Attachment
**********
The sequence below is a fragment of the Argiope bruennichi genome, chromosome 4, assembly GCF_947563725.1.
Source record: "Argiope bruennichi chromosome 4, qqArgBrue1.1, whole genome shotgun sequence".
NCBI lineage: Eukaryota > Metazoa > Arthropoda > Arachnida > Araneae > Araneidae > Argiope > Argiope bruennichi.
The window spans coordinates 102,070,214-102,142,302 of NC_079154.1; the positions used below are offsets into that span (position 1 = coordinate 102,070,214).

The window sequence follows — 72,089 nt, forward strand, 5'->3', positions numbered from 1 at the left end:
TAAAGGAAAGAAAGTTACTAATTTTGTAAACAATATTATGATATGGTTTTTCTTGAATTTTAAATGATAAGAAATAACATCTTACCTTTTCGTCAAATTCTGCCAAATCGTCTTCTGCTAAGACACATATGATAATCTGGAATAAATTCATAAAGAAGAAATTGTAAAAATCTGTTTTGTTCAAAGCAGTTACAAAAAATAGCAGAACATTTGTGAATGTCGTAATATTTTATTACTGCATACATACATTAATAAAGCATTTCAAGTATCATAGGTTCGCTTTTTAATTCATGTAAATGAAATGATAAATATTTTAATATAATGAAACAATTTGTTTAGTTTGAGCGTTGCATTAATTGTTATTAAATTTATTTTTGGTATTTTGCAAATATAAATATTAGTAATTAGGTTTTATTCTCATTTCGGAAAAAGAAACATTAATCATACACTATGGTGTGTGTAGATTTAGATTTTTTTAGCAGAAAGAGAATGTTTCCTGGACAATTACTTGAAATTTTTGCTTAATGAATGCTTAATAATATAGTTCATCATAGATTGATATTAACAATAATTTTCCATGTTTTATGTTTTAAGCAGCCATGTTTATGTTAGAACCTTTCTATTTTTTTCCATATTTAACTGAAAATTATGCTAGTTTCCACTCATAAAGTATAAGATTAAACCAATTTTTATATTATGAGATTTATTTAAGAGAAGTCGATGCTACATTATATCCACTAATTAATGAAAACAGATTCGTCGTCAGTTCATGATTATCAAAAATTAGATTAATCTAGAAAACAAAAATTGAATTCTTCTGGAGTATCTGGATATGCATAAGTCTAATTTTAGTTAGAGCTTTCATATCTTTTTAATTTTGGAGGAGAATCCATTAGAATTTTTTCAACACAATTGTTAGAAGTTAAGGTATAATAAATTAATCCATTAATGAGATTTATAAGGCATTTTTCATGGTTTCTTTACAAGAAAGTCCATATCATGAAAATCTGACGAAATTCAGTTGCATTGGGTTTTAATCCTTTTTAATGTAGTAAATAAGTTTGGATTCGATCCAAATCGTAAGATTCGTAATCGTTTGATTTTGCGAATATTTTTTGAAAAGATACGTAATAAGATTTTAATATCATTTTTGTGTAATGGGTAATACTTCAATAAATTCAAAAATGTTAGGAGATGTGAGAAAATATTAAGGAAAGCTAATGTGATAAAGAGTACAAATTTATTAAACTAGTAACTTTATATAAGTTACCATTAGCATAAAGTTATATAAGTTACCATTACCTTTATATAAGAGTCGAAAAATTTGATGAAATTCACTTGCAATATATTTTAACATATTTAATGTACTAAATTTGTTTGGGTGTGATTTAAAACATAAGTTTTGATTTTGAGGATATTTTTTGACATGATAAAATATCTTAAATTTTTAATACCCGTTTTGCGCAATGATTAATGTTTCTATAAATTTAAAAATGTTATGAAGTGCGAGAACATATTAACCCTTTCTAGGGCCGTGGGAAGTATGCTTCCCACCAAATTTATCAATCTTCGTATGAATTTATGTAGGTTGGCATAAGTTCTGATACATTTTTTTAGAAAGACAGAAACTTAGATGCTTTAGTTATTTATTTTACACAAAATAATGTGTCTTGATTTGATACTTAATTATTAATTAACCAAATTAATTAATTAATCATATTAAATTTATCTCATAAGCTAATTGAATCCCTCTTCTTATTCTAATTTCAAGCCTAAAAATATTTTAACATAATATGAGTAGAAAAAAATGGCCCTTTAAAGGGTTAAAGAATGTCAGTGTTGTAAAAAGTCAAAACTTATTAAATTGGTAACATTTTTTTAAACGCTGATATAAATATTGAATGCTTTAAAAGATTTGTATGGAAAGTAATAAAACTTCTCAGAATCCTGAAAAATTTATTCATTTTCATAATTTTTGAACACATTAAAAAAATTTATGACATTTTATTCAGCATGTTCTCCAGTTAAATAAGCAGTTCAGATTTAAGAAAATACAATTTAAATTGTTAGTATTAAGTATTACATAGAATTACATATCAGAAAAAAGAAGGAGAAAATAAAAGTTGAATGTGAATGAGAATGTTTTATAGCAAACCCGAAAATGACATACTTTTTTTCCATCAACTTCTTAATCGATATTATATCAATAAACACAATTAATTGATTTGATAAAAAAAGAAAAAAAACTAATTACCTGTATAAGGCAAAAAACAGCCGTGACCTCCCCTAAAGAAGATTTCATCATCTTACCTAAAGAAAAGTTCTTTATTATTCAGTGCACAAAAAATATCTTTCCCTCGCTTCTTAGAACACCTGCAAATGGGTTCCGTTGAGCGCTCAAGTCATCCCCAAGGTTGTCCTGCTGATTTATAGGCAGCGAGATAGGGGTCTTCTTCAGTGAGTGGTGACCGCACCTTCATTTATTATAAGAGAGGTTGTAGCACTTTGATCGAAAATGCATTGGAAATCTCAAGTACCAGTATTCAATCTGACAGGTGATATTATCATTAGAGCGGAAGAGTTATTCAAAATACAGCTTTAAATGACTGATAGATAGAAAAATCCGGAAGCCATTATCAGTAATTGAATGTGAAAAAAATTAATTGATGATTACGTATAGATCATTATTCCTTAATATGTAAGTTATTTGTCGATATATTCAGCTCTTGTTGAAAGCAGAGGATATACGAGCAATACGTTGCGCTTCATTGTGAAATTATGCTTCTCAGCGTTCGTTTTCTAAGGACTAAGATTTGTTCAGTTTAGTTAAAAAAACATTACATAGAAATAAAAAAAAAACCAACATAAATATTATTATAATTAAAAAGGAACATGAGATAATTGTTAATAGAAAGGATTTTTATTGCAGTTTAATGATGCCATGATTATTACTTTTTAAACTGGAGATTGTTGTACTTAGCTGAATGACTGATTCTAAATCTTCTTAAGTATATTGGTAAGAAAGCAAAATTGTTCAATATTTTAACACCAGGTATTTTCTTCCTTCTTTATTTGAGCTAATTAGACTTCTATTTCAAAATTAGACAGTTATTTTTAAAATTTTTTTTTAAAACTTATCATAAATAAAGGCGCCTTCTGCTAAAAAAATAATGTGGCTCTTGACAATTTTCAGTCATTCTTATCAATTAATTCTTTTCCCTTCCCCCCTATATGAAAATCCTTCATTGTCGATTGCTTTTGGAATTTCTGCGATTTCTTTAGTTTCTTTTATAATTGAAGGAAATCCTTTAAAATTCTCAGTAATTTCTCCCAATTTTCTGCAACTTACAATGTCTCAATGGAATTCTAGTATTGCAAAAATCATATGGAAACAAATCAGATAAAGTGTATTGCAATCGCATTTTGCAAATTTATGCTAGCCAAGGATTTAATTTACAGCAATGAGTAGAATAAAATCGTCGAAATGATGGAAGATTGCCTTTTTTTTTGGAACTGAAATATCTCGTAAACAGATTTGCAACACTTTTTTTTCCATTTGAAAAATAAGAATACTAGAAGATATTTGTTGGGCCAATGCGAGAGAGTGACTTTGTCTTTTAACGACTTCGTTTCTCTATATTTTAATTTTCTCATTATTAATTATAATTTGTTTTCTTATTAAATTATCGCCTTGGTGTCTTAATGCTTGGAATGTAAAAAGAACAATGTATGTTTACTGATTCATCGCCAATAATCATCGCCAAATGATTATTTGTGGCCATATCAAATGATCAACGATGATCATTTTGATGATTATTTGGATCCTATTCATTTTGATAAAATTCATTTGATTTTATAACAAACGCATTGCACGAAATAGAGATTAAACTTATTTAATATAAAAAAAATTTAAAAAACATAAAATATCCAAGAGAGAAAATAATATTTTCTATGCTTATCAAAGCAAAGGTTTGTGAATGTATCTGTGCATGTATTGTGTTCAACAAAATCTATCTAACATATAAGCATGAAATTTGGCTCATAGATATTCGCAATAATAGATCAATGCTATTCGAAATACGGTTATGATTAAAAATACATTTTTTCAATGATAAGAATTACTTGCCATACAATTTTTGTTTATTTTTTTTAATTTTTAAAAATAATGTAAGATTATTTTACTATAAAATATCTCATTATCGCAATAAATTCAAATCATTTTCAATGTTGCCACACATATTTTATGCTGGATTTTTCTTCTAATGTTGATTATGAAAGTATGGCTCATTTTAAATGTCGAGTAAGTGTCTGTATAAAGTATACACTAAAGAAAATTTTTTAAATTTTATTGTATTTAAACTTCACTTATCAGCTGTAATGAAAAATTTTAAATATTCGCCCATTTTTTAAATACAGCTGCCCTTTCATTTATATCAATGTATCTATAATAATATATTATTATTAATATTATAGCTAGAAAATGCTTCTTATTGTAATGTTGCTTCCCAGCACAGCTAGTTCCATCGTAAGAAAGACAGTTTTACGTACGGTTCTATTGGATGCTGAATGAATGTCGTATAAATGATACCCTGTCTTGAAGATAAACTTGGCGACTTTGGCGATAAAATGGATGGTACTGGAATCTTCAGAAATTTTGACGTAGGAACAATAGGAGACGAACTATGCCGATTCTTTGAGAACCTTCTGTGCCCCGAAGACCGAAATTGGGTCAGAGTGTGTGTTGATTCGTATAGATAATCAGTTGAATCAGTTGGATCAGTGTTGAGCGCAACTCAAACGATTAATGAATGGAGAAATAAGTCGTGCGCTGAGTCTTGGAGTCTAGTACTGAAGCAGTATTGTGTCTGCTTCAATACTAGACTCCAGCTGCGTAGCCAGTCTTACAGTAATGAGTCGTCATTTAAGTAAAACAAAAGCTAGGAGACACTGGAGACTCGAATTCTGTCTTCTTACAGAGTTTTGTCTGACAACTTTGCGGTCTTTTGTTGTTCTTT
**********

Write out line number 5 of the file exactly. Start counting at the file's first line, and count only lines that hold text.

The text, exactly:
The window sequence follows — 72,089 nt, forward strand, 5'->3', positions numbered from 1 at the left end: